Slip Stitch

SLIP STITCH RULE: Unless otherwise stated, a stitch is slipped as if to purl with yarn in back. This action allows the slipped stitch to sit untwisted on the right hand needle with the working yarn hidden on the wrong side. Sometimes a designer will spell this rule out for you in their pattern. If there are no specific directions on how to slip a stitch, follow the above rule. Of course there are many other ways to slip a stitch – as if to knit, with yarn if front, etc. – and these are the “otherwise stated” exceptions. The following video demonstrates the basic slip stitch and several variations.

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4 Comments

  1. Sharon
    Posted January 1, 2015 at 11:24 pm | Permalink

    Heeeelp! I am having problems with the slip stitches at the end of the row. When I am on the right side row and I slip the last two stitches with the yarn in the front the working yarn goes in front of the stitches to got to the back to knit . Then it looks like I had purled and then when I start he next row they are purled. Frustration!!! What am I doing wrong Michelle. I’m feeling really dumb. The tubular cast on was very easy and clear with your video.

  2. Posted January 2, 2015 at 9:55 am | Permalink

    It will all be fine! At the end of the right side rows, work in pattern until there are 2 sts on the left hand needle. Move the working yarn between the needles to the front of the work, just like you would if you were going to work a purl stitch. Then, slip each of the two stitches on the left needle one at a time to the right needle. To slip, you will enter the stitch as if you are going to purl it but you DO NOT purl them. Just move them to the right needle. When you turn the work to the wrong side, knit the first four stitches as usual. The I-cord edge will emerge after a few rows. I hope this helps!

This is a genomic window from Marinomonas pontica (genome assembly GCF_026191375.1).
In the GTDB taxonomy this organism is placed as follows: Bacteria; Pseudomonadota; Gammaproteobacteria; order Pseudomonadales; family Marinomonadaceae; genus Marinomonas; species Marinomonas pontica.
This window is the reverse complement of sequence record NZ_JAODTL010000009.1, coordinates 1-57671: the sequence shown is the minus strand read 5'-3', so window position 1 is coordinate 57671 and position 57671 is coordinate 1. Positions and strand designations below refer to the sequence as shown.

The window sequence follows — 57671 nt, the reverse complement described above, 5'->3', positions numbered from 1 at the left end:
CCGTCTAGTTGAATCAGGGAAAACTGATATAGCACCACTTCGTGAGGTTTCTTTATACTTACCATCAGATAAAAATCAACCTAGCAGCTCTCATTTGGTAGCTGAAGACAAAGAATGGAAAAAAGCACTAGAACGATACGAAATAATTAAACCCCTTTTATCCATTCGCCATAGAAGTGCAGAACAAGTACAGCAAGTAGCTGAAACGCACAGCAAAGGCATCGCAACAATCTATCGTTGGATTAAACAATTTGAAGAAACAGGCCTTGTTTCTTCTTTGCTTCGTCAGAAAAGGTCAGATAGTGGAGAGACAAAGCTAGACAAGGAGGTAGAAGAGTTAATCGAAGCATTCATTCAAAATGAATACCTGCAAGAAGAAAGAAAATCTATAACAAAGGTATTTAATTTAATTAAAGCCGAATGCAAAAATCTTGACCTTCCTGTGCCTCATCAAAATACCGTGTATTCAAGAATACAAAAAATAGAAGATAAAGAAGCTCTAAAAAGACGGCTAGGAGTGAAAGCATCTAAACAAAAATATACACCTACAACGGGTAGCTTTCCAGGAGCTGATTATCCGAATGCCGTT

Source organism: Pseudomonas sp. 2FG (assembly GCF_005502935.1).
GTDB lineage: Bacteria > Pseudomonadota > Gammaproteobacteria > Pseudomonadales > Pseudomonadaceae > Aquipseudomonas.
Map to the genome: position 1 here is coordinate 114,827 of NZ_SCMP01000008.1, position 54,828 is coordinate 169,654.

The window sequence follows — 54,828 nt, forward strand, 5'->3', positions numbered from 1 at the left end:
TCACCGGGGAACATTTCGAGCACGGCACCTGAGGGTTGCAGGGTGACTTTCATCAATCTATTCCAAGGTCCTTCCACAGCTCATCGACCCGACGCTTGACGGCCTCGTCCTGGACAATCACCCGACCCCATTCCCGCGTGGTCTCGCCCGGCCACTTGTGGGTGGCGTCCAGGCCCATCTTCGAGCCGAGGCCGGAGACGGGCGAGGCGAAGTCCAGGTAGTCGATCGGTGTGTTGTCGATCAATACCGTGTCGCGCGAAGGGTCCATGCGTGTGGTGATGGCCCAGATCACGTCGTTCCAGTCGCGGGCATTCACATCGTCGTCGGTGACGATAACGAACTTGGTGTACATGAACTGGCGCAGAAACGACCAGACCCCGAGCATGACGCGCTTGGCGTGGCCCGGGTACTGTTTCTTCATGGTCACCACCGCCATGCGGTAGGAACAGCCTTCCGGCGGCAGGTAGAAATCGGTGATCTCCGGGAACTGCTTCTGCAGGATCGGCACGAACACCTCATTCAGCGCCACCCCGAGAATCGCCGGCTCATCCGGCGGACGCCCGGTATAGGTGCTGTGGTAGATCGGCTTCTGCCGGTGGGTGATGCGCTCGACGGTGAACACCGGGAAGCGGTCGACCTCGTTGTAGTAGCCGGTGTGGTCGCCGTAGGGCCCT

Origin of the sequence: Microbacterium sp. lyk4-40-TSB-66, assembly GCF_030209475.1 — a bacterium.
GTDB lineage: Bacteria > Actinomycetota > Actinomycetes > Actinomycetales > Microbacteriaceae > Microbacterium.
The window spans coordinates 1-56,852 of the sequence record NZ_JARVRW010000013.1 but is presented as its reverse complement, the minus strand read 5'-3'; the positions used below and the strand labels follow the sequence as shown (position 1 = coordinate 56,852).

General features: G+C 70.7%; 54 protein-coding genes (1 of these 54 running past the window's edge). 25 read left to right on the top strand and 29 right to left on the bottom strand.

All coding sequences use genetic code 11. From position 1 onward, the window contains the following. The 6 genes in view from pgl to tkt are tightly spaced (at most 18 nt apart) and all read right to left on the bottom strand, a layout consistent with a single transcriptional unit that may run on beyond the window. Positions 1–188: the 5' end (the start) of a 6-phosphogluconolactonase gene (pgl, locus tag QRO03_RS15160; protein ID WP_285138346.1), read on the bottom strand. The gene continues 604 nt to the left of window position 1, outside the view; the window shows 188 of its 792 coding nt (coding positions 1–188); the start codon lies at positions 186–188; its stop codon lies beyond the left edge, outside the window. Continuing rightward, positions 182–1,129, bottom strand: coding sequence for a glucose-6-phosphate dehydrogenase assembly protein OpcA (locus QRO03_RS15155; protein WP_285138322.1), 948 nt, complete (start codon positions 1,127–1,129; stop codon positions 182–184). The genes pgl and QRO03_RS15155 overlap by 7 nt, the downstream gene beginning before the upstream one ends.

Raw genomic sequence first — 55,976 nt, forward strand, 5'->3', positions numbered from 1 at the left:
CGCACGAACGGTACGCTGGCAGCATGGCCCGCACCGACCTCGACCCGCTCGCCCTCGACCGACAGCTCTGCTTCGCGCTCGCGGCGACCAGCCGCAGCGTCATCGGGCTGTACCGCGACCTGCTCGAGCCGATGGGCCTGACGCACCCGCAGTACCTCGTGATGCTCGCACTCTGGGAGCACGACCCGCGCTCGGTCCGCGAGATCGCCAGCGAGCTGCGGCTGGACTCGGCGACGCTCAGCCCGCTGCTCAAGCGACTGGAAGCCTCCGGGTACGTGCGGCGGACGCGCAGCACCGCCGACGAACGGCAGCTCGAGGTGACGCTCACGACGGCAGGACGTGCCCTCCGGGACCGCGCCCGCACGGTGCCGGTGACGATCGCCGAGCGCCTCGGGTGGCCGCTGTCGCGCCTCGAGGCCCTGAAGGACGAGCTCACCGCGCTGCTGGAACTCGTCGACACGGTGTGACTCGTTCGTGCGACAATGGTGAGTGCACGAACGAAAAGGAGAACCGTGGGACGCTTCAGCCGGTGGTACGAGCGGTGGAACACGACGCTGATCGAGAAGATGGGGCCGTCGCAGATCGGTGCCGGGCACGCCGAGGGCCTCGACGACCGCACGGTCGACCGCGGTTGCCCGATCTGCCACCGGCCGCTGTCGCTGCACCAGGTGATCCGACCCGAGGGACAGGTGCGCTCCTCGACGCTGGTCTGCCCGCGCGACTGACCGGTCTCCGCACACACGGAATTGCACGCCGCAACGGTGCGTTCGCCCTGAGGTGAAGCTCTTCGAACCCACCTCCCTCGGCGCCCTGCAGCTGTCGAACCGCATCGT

3. StitchingPostRuidoso
    Posted March 23, 2015 at 10:30 am | Permalink

    Hi! I got this question from a customer and I’m stumped. Thought you could definitely tell me an answer. Thanks!

    “When I knitted my scarf, I slipped the first knit stitch of every knit row knitwise, and purled the first purl stitch of every purl row purlwise. Because the purl stitch takes more thread, the loop on the purl end of the scarf was always bigger than the loop on the knit end, which made the scarf longer on the purl slip side, and thus a little lopsided.

    When I knit back to that slipped purl stitch, the right leg is in the back of the needle instead of in the front as a result of it having been slipped instead of worked which turns the stitch.

    My dilemma is this: I’m knitting along and I come to this stitch to knit, but it is backward, right? I’m thinking that there is a particular way to knit this stitch that would make the big loop smaller. I can knit the right leg in the back of the needle or I can knit the left leg in the front of the needle. “

  4. Posted March 23, 2015 at 11:42 am | Permalink

    Thanks for thinking of me for knitting advice. You dilemma is one of the big reasons that I am not a fan of slip stitch edges. In your customer’s scarf, the twisted knit stitch should be knit as it is presented (with right leg in back) to make the stitch closer in size to the right edge. For visible edges where o stitches will be picked up, I prefer a garter stitch selvedge. Happy knitting!

5 Trackbacks

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    […] – slip.  See “Slip Stitch” […]

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    […] – slip.  See “Slip Stitch” […]

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    […] – slip.  See “Slip Stitch” […]

  • By Triplicity – Part 3 on October 19, 2011 at 4:46 am

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  • By Crimple – Part 3 on January 17, 2013 at 8:59 am

    […]  – slip.  See Slip Stitch […]

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